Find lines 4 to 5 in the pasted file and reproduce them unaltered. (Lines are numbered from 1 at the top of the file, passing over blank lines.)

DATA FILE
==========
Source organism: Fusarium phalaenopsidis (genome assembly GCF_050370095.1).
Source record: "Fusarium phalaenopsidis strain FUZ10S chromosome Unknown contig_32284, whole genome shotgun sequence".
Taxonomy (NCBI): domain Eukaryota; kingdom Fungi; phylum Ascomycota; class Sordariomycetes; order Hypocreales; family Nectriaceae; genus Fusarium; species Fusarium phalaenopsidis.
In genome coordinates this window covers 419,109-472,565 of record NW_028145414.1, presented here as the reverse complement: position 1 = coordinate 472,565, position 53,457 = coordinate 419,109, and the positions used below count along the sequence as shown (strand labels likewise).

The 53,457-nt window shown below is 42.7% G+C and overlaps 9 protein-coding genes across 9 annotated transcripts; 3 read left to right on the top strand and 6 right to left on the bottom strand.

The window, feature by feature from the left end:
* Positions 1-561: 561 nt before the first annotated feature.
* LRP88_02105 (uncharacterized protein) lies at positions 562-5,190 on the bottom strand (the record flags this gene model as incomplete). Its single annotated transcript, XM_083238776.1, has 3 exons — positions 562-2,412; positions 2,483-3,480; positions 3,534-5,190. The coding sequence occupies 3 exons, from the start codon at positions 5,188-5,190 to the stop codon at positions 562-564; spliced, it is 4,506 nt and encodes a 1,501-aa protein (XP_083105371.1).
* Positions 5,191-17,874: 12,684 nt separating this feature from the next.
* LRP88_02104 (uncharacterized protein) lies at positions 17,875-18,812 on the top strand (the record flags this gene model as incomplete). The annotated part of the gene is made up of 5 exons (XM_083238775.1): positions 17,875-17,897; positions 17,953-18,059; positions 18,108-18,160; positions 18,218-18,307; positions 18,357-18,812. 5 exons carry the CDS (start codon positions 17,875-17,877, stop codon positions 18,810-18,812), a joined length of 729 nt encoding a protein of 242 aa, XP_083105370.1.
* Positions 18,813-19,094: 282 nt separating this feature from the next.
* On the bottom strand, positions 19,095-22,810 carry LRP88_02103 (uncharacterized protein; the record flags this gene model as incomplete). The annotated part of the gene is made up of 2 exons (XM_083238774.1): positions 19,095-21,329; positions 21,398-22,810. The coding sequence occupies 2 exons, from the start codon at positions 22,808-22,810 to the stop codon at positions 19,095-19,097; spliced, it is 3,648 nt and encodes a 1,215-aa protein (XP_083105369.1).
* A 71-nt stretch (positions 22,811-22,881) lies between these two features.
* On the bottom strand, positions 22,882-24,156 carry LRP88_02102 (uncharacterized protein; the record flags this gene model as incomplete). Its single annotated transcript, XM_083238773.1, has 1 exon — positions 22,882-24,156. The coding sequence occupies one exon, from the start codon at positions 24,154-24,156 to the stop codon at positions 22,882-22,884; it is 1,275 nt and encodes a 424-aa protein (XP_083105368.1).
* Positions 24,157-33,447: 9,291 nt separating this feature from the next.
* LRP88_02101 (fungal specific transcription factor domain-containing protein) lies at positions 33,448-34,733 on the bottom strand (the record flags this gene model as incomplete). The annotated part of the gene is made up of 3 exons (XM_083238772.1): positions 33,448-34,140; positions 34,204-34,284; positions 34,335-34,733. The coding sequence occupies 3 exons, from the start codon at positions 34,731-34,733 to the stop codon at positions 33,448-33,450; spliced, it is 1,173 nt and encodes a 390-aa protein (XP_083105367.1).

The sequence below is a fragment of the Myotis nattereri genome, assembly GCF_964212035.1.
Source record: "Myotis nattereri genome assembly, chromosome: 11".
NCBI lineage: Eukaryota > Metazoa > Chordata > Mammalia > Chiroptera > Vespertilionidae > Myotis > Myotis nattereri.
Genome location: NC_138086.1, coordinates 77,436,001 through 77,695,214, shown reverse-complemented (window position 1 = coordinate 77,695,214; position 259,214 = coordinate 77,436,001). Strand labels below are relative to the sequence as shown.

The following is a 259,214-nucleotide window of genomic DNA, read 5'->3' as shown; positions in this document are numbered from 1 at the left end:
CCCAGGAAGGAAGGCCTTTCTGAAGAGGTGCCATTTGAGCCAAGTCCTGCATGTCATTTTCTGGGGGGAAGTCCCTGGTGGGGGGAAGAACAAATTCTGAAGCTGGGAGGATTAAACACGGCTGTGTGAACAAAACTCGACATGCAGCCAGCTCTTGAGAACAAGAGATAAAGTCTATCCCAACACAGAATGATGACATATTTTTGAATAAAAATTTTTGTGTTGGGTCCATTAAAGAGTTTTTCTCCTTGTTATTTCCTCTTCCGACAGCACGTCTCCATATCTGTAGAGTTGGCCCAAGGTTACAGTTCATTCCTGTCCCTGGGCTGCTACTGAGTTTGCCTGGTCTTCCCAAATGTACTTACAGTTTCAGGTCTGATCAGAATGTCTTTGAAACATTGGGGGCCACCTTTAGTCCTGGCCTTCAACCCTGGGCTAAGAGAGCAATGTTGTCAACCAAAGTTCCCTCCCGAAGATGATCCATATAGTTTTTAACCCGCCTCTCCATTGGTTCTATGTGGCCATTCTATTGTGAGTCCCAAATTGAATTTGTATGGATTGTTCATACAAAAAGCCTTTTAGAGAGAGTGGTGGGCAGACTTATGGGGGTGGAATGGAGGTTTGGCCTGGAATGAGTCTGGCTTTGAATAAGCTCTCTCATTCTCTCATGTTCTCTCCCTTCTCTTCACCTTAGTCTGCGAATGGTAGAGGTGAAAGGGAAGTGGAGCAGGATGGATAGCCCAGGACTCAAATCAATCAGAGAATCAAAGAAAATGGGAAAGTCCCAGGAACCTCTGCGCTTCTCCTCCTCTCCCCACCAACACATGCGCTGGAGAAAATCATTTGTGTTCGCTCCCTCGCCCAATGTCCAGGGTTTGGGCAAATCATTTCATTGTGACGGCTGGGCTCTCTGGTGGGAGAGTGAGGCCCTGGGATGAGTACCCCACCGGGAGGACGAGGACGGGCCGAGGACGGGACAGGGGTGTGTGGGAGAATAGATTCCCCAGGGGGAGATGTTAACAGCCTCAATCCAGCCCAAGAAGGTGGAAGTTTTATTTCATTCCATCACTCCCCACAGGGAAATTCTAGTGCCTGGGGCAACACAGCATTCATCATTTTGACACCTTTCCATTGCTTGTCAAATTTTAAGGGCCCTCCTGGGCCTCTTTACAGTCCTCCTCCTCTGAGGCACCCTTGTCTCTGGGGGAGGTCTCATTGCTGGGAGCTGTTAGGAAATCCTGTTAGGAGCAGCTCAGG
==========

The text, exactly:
In genome coordinates this window covers 419,109-472,565 of record NW_028145414.1, presented here as the reverse complement: position 1 = coordinate 472,565, position 53,457 = coordinate 419,109, and the positions used below count along the sequence as shown (strand labels likewise).

The 53,457-nt window shown below is 42.7% G+C and overlaps 9 protein-coding genes across 9 annotated transcripts; 3 read left to right on the top strand and 6 right to left on the bottom strand.